Men Need a Break, Too

men-need-a-break-tooI hear women whining all the time that they need a break. (I’m sometimes one of these women.) But seriously, as a homeschooling mother, we have all the freedom in the world. We can drop everything and go to the park on a sunny day. Or we don’t even have to get out of bed if we don’t feel like it. It’s the truth. My kids get their math done whether I get up or not. Of course, at some point they get hungry, but if you have at least one kid who can reach the cereal, you’ve got it made. (If you have babies and toddlers, disregard this first paragraph.)

So my friend dies and my head feels thick and I can’t think straight. I take the day off. I rule. I’m the boss. I’m the only adult in the house on Monday morning, and what I say goes. If I want the house to be quiet, I throw on a DVD. I can lie down whenever I want. I live the ideal life. What pressure is on me, I put on myself. I’m accountable to God and to my husband; that’s it.

Men can’t do this. They have to go to work even when the world is against them and is bashing them against the wall. Even when there’s so much to do at home that they’d almost rather be at work. The work is relentless for them. Wake up early, go to work, come home, work, sleep. Rinse and repeat. Their lives are miserable compared to ours. And we have the audacity to tell them that WE need a break, and good-bye; don’t forget to put the kids to bed. We begrudge them when they want to play on the computer or watch TV, just to rest their weary minds and bodies for a second. No, we’re nagging at the back of our minds, wanting them to “do the next thing,” whatever that is, and the list never ends.

One time a drawer in the kitchen busted and fell apart completely. My first thought was to hide it so that my husband wouldn’t see one more thing he had to do. Eventually when he found out it was broken, he asked how long it had been that way. “It doesn’t matter,” I said.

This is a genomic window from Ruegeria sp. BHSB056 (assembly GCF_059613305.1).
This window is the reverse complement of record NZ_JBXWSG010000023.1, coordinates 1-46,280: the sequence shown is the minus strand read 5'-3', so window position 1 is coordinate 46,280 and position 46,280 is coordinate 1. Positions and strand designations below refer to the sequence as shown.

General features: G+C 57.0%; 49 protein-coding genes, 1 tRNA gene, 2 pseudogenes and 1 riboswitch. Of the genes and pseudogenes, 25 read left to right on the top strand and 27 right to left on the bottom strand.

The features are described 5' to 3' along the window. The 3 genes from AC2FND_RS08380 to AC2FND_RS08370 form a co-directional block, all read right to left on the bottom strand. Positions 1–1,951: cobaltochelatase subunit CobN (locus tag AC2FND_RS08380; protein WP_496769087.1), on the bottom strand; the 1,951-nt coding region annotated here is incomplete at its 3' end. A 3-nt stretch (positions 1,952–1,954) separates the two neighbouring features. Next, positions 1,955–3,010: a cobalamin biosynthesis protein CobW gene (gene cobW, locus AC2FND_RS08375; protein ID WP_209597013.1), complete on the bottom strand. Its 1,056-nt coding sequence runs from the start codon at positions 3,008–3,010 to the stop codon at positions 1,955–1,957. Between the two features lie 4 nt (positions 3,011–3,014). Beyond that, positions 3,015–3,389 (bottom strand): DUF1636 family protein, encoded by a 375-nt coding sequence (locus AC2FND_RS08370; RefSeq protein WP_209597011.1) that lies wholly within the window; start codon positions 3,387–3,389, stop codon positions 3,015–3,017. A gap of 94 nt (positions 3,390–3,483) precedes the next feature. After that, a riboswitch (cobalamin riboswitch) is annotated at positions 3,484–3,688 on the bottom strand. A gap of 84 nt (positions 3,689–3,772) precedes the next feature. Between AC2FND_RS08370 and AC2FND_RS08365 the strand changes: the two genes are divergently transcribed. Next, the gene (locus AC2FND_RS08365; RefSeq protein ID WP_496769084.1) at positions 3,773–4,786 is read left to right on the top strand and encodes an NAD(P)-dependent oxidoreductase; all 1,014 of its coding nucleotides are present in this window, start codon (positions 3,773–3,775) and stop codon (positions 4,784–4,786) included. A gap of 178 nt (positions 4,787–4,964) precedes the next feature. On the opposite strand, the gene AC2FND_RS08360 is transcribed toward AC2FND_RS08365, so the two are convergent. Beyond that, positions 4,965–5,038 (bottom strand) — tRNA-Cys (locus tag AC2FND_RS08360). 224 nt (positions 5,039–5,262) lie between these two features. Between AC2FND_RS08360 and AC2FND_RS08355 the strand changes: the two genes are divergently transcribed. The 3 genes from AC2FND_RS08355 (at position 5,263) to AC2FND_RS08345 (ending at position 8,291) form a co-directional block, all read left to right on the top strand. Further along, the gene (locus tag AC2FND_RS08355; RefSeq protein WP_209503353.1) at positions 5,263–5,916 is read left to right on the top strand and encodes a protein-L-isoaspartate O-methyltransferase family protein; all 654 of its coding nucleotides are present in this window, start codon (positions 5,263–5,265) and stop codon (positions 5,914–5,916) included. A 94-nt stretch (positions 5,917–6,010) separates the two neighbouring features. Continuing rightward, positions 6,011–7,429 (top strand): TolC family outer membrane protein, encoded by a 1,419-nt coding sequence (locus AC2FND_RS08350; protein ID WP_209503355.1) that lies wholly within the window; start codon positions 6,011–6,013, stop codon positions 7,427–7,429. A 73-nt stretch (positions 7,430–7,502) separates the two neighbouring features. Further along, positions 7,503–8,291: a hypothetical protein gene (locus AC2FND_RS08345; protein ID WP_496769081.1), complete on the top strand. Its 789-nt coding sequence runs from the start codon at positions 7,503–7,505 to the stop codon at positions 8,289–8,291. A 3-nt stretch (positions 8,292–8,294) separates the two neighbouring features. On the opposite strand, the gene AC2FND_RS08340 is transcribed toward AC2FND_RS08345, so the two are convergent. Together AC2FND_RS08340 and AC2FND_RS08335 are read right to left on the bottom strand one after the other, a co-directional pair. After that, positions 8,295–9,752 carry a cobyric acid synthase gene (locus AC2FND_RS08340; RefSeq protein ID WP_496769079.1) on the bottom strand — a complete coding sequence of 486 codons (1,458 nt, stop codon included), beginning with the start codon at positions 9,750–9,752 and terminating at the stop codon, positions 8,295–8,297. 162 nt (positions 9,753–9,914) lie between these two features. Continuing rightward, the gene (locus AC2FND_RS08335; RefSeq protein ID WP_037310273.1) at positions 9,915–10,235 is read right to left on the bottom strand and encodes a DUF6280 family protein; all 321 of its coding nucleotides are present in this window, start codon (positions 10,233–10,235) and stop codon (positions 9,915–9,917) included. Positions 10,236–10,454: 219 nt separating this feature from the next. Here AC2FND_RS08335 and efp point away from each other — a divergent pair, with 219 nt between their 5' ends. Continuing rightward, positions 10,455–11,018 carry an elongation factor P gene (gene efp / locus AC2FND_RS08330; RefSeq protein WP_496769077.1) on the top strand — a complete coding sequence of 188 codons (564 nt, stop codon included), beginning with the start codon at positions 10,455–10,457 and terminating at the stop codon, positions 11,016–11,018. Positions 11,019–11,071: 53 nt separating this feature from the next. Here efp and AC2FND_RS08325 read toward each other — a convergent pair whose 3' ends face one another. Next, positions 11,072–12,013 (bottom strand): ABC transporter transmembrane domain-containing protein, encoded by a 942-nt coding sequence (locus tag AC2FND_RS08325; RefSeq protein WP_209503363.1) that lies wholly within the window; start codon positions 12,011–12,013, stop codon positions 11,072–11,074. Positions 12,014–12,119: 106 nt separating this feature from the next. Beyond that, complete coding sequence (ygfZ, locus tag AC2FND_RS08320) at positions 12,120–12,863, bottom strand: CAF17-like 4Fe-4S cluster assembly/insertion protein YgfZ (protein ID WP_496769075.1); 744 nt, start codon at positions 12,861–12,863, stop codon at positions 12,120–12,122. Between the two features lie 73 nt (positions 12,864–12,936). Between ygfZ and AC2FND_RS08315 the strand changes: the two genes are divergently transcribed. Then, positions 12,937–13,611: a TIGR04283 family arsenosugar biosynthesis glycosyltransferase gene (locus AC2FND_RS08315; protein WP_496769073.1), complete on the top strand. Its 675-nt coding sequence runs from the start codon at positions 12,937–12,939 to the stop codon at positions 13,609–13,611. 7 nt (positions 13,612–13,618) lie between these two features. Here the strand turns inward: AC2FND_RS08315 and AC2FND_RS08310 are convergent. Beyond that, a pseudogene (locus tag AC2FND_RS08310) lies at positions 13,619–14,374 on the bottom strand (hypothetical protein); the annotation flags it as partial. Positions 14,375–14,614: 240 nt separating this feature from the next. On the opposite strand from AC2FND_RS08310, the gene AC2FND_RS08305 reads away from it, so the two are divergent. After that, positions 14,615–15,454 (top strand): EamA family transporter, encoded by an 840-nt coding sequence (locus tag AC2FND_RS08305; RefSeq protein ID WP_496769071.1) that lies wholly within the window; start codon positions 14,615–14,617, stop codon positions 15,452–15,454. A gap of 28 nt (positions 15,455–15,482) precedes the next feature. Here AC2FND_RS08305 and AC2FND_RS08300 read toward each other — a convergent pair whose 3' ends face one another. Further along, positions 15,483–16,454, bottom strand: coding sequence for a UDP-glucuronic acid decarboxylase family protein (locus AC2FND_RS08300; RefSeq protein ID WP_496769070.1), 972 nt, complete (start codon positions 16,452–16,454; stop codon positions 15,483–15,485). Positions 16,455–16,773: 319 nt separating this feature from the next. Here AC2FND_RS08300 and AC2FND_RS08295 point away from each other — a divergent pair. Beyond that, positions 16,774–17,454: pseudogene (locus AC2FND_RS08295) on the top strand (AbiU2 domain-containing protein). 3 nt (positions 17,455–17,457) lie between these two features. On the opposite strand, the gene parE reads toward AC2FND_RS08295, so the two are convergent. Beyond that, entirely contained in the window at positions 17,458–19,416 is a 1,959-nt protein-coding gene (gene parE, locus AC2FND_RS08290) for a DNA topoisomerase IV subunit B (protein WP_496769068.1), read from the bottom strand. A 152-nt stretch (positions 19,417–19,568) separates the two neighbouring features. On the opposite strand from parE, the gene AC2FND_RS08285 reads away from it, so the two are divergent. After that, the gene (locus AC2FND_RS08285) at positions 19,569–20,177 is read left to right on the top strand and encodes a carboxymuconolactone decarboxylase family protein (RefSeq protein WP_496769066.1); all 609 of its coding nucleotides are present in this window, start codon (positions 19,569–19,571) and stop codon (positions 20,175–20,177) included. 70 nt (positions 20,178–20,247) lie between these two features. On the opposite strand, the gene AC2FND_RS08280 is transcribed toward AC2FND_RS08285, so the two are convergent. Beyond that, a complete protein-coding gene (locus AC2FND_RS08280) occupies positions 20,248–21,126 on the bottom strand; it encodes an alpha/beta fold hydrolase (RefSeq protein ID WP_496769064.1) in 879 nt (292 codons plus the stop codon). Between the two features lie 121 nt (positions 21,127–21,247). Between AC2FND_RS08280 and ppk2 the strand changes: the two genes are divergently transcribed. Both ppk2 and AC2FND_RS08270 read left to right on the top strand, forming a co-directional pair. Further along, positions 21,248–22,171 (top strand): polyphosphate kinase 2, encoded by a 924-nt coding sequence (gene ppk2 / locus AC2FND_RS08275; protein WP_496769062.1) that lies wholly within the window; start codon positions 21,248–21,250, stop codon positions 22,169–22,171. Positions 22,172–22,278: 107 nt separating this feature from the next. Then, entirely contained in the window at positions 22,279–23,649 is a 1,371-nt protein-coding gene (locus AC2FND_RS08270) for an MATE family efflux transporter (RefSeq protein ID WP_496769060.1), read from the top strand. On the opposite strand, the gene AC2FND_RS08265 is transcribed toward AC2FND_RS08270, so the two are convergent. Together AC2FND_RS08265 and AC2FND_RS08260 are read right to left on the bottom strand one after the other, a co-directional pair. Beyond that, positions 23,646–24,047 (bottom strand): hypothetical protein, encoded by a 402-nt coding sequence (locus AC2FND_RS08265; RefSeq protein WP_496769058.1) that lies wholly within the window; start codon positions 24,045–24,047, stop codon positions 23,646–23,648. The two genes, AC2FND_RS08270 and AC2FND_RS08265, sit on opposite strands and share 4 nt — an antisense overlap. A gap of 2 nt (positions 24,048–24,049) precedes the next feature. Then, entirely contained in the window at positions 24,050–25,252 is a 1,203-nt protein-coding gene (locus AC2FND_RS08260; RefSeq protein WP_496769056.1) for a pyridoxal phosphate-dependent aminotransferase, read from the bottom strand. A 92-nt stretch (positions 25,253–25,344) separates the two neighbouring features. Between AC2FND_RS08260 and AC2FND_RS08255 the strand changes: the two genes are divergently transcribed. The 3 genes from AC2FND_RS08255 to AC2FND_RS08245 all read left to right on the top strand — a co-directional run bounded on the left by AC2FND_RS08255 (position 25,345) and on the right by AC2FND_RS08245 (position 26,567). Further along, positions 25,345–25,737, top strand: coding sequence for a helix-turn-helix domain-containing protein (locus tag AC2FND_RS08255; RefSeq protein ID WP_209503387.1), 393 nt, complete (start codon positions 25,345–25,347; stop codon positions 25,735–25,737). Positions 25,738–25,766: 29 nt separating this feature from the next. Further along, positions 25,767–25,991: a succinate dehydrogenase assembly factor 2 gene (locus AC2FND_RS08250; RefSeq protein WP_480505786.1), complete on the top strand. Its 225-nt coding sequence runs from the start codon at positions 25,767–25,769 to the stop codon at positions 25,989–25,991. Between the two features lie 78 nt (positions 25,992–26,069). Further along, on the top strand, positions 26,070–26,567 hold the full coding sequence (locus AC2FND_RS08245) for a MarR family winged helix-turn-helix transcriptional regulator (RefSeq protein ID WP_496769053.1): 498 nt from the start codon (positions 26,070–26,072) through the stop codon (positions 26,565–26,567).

Even with no list in the back of my mind, the home is no oasis for my husband. I don’t know what it is about 5 o’clock, but kids start screaming for no reason. The kids are happy and productive (by and large with many exceptions) during the school day. But when their daddy comes home, within five minutes, it’s “AAAaaa!” Then he feels like he has to shepherd the children biblically, and he has nothing left. (But he does it anyway.) He just walked through the door, for crying out loud. It makes me want to run over and put my hand over the mouth of the screaming child. “Don’t you love your daddy?” I ask them, and get a perplexed look in return.

As a homeschool woman, I want to do everything in my power to grant refreshment to my husband. But some things are simply out of my control. Just the physical house itself breaks down faster than my husband is able to fix it, and I can only hide things for so long. I try to do a lot of things myself and mess them up worse.

Yes, men need a break. Let your husband rest. Erase everything in your mind and think, as your goal, “I want my husband to rest.” This way maybe he has a fighting chance at surviving.

Related Posts with Thumbnails

Free Bible Crafts e-book!
Join our monthly newsletter for new articles, spiritual encouragment, exclusive printables & free e-courses.
We hate spam. Your email address will not be shared with anyone else.

Tags: ,

6 Responses to “Men Need a Break, Too”

  1. Anna-Marie says:

    HI Susan,
    This post speaks to me so much right now. My husband’s job is so busy right now that he is working 12 hours a day and working 6 days a week. When he is at home I am trying to hard to make sure it is peaceful and relaxing for him because I know the stress he is under. His work schedule requires to step up even more on the home front and it is exhausting. My kids also seem to fall apart at 6 pm so I am struggling with that as I want Daddy to come home to a quiet house with out all the chaos. It is a struggle.

    I saw the highlight on Lynda’s blog and watched your home schooling video ans was impressed. My house is never that quiet and I only have two:)

  2. It’s hard to save someone else when your drowning. So. How to get above the water…

    • Susan Evans says:

      I take breaks whenever I need them. Like I might call a friend on the phone and chat for an hour, and I feel like I’ve had a break. Or I go to Zumba. I actually look forward to that, and I feel better afterwards. Or I lie down sometimes during the day. That way I’m not (usually) drowning by the time my husband comes home.

  3. Adrienne says:

    It’s all about balance. It’s important to get time away from the kids too, but yes, that freedom to take the day off is SO nice!

Leave a Reply